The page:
The program committee meets regularly to develop the structure and content of our 2023 conference. Their responsibilities include setting the theme for the conference, issuing the calls for organized sessions and abstracts, guiding submissions through the publishing process, and selecting our keynote speakers.
Elycia Wallis | Co-chair
Atlas of Living Australia, Melbourne, Australia. Dr Elycia (Ely) Wallis works with the Atlas of Living Australia where she is the Collections Community Engagement Manager and Team Lead for the Engagement Team. Prior to joining the ALA, Ely worked at Museums Victoria in roles that encompassed collections management, database administration, working with the library and archives section, and collections online. Her collections online role encompassed web publishing, apps and in-gallery multimedia and spanned sciences and social history. Ely has an abiding interest in literature and founded the Biodiversity Heritage Library in Australia. She has a passion for free access and open sharing of data.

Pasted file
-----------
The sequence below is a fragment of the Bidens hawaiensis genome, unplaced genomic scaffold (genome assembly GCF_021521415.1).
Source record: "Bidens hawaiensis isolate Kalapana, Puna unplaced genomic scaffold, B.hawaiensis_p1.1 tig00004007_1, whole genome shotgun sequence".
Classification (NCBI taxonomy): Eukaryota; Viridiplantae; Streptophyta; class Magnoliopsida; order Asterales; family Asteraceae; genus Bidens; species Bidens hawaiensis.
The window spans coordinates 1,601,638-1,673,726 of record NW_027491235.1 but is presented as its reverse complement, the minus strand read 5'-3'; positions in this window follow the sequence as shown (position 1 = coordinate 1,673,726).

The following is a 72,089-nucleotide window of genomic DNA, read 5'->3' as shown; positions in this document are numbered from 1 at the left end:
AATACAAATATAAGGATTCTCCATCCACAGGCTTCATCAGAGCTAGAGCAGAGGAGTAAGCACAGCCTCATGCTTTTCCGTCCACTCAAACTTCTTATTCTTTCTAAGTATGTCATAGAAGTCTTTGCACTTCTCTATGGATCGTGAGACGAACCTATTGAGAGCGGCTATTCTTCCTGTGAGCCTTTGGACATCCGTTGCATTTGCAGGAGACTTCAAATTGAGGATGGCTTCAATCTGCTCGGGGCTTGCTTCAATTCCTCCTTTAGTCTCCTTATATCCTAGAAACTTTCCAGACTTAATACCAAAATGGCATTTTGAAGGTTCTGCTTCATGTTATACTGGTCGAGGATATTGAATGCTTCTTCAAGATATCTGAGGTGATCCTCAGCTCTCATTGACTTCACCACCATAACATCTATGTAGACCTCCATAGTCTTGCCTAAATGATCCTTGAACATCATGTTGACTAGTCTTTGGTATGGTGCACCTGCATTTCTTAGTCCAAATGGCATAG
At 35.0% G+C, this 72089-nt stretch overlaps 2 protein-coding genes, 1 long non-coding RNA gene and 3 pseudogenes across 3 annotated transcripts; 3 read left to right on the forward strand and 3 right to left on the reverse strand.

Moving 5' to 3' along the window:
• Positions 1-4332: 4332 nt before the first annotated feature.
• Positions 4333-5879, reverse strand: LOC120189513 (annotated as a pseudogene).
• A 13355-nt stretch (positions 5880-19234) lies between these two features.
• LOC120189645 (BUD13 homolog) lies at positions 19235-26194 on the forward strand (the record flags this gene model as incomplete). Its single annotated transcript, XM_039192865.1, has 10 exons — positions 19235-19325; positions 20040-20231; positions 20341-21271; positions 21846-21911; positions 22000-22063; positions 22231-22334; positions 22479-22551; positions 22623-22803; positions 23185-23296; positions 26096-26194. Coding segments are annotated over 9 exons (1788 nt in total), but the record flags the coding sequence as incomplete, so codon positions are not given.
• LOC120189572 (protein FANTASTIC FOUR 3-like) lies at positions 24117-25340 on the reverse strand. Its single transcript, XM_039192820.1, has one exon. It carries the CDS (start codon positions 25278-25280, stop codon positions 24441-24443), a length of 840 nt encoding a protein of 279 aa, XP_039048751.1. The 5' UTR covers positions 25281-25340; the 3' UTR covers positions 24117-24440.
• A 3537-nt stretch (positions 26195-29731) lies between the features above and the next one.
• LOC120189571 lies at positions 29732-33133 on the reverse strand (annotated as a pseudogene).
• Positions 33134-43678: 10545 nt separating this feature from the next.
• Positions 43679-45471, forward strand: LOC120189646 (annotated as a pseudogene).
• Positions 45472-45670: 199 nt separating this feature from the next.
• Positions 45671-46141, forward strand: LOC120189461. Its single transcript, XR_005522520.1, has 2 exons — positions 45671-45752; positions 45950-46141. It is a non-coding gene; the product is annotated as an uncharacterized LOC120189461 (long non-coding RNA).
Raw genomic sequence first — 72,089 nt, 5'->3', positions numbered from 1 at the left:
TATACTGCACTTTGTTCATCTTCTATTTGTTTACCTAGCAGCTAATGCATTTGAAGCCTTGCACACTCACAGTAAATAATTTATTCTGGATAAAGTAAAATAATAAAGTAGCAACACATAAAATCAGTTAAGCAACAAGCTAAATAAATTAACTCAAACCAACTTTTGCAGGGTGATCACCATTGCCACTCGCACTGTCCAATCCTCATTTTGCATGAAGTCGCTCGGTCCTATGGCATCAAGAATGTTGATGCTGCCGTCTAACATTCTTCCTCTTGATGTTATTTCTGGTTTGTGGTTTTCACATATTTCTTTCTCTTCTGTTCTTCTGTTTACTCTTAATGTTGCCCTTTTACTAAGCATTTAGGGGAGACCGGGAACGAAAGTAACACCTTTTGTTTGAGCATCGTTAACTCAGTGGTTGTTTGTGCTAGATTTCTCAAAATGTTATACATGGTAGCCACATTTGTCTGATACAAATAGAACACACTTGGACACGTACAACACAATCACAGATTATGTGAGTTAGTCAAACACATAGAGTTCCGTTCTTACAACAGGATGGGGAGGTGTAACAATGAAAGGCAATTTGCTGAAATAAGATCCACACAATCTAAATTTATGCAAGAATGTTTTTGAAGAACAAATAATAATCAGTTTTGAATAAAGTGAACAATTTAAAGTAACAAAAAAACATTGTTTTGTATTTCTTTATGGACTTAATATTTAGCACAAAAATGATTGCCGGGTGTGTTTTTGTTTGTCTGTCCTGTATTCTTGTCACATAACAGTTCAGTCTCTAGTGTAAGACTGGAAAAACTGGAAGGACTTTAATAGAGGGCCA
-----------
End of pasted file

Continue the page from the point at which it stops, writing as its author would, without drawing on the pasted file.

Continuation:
Shelley James | Co-chair
Western Australian Herbarium, Department of Biodiversity, Conservation & Attractions, Perth, Australia. A botanical research scientist for more than two decades, Dr Shelley serves as Representative for Oceania with TDWG. Her recent work is focused on the expansion and improvement of herbarium collections and biodiversity data and ways to best analyze, contribute to, understand, and better our conservation efforts in Western Australia, Australia and around the world. She collaborates nationally and internationally with collections, research, cyberinfrastructure, and education communities.
Bangalore, India. Vijay started working in Biodiversity Information Management in 1995 on Medicinal Plants in India. He continued to follow his research interests of Biodiversity Informatics and Citizen Science through a Ph.D. program at the University Kansas. He has been involved with the Audubon Core Standard since its inception.
Bishop Museum in Honolulu, Hawaii, USA. Chandra is the Joshua M. Copus Memorial Postdoctoral Fellow in Biodiversity Informatics and Computational Biology. She received her PhD from the University of Florida where her work bridged many facets of informatics and data science, with a focus on large-scale biodiversity informatics. She is currently applying these skills to Pacific Island biodiversity, primarily making these data research-grade and available to data aggregators and island researchers.